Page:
SJEJA – Health Information on Lead Poisoning

Lead is a highly toxic metal that was used for many years in products found in and around our homes. Lead may cause a range of health effects, from behavioral problems and learning disabilities, to seizures and death. Children 6 years old and under are most at risk, because their bodies are growing quickly. This site provides information about lead, lead hazards, and provides some simple steps to protect your family.

>>> visit the EPA lead awareness program website

The LeadSafeNJ Program is a collection of public education, outreach and training initiatives made possible through funding by the State of New Jersey Department of Community Affairs as authorized by the Lead Hazard Control Assistance Act.

Wipe Out Lead New Jersey (WOLNJ)
WOLNJ is a statewide initiative to distribute free at home lead dust test kits to pregnant women and eligible families in select cities across NJ. Using these kits, dust wipe samples taken from the window sill and floor are sent to a professional lab to determine whether harmful lead dust from lead based paint is present. >>> more

>>> watch some videos (NJN)

>>> read about lead poisoning due to lead bracelets (CDC)

Following is the online version of Lead Poisoning: What It Is and What You Can Do About It. One printed copy of the manual is available free of charge. This handbook, produced by NJ Legal Services, contains information on preventing and recognizing the signs of lead poisoning, as well as the legal rights of those who may be at risk.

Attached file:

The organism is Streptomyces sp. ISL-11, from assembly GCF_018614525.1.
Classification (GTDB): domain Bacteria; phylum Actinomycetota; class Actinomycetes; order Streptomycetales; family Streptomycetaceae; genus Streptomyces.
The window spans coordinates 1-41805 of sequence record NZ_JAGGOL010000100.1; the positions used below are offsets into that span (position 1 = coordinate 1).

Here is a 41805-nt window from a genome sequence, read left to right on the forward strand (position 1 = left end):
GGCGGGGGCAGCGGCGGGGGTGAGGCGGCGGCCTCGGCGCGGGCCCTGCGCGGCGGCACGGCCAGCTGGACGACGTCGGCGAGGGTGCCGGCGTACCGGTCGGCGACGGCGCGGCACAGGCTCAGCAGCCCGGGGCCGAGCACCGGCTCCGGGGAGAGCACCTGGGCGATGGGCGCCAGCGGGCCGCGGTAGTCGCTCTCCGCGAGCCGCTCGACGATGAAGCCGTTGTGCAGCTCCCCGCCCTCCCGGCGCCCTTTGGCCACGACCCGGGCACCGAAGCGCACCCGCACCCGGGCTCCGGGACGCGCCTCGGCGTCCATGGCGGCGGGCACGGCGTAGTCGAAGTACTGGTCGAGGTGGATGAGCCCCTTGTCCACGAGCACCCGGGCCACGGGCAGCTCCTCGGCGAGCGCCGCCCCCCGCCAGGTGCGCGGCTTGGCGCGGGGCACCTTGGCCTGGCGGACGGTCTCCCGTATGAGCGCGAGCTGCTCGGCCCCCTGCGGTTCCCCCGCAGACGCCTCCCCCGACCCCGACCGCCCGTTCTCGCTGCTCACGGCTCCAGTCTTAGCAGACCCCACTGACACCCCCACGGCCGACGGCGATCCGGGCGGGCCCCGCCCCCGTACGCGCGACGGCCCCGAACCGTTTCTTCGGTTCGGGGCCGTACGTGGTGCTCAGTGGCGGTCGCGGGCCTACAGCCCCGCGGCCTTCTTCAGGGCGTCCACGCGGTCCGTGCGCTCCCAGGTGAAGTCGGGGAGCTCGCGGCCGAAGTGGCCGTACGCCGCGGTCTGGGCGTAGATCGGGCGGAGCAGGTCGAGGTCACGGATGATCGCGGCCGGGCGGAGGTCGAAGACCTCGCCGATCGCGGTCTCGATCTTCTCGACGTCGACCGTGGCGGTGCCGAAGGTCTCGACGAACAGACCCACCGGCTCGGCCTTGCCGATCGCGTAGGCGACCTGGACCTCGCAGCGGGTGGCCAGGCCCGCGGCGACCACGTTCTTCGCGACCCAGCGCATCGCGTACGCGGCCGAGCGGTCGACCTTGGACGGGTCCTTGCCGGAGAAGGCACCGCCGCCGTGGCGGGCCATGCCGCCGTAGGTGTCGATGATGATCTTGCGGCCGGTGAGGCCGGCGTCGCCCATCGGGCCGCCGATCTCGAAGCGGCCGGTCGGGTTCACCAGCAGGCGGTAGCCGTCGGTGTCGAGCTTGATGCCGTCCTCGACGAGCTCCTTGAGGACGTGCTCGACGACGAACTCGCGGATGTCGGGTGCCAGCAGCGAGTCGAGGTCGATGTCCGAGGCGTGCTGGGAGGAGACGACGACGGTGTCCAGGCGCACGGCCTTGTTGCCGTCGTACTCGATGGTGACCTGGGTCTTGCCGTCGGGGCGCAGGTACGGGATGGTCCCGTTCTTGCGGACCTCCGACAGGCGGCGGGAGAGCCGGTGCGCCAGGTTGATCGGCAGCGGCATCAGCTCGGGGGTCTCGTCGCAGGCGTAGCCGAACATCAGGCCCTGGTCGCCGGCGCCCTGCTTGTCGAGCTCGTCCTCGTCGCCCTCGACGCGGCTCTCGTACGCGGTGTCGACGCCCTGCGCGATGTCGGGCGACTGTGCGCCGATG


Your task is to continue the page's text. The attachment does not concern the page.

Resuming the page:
>>> click here to order

The Environmental Quality Institute conducts research on environmental issues through the University of North Carolina at Asheville. We serve citizen groups, governmental agencies and the private sector by providing information on water quality and other environmental concerns.
>>> order your test kit

Lead-based paint was banned in 1978. However, today there are still about 38 million homes that contain some lead paint—about 40% of all US housing. Leaded gasoline emissions that were deposited over the years in the soil near highways and busy roads continue to contaminate many yards. And thousands of old lead pipes that continue to serve as water service lines in many older US cities also continue to leach lead into drinking water.

The good news is that lead poisoning is preventable. Families need to be informed about the various sources of lead and need to be vigilant in preventing exposure. The National Safety Council is pleased to provide the following materials that we hope readers will use as resources to prevent lead poisoning.
>>> visit the NSC website